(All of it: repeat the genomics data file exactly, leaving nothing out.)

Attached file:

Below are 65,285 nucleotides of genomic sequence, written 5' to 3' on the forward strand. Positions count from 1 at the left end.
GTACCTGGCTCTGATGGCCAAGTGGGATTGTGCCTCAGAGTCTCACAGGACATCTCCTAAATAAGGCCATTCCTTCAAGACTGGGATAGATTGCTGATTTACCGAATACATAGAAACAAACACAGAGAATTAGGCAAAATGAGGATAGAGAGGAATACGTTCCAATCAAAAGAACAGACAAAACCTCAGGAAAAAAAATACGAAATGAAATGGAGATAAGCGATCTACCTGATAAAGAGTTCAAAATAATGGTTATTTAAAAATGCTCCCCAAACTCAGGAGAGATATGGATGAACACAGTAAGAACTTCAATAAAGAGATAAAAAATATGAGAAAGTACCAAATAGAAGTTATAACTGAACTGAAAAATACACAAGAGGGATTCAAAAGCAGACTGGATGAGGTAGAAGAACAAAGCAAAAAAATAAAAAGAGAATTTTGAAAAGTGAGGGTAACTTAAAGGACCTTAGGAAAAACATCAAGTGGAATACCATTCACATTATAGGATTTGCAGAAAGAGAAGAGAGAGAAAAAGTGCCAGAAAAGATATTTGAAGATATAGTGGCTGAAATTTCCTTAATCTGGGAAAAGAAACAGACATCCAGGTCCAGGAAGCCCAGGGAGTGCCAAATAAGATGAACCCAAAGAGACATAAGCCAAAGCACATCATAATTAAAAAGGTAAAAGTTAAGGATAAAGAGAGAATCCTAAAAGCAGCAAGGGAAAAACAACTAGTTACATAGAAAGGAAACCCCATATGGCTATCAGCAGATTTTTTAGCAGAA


Below are 65,285 nucleotides of genomic sequence, written 5' to 3' on the forward strand. Positions count from 1 at the left end.
GTACCTGGCTCTGATGGCCAAGTGGGATTGTGCCTCAGAGTCTCACAGGACATCTCCTAAATAAGGCCATTCCTTCAAGACTGGGATAGATTGCTGATTTACCGAATACATAGAAACAAACACAGAGAATTAGGCAAAATGAGGATAGAGAGGAATACGTTCCAATCAAAAGAACAGACAAAACCTCAGGAAAAAAAATACGAAATGAAATGGAGATAAGCGATCTACCTGATAAAGAGTTCAAAATAATGGTTATTTAAAAATGCTCCCCAAACTCAGGAGAGATATGGATGAACACAGTAAGAACTTCAATAAAGAGATAAAAAATATGAGAAAGTACCAAATAGAAGTTATAACTGAACTGAAAAATACACAAGAGGGATTCAAAAGCAGACTGGATGAGGTAGAAGAACAAAGCAAAAAAATAAAAAGAGAATTTTGAAAAGTGAGGGTAACTTAAAGGACCTTAGGAAAAACATCAAGTGGAATACCATTCACATTATAGGATTTGCAGAAAGAGAAGAGAGAGAAAAAGTGCCAGAAAAGATATTTGAAGATATAGTGGCTGAAATTTCCTTAATCTGGGAAAAGAAACAGACATCCAGGTCCAGGAAGCCCAGGGAGTGCCAAATAAGATGAACCCAAAGAGACATAAGCCAAAGCACATCATAATTAAAAAGGTAAAAGTTAAGGATAAAGAGAGAATCCTAAAAGCAGCAAGGGAAAAACAACTAGTTACATAGAAAGGAAACCCCATATGGCTATCAGCAGATTTTTTAGCAGAA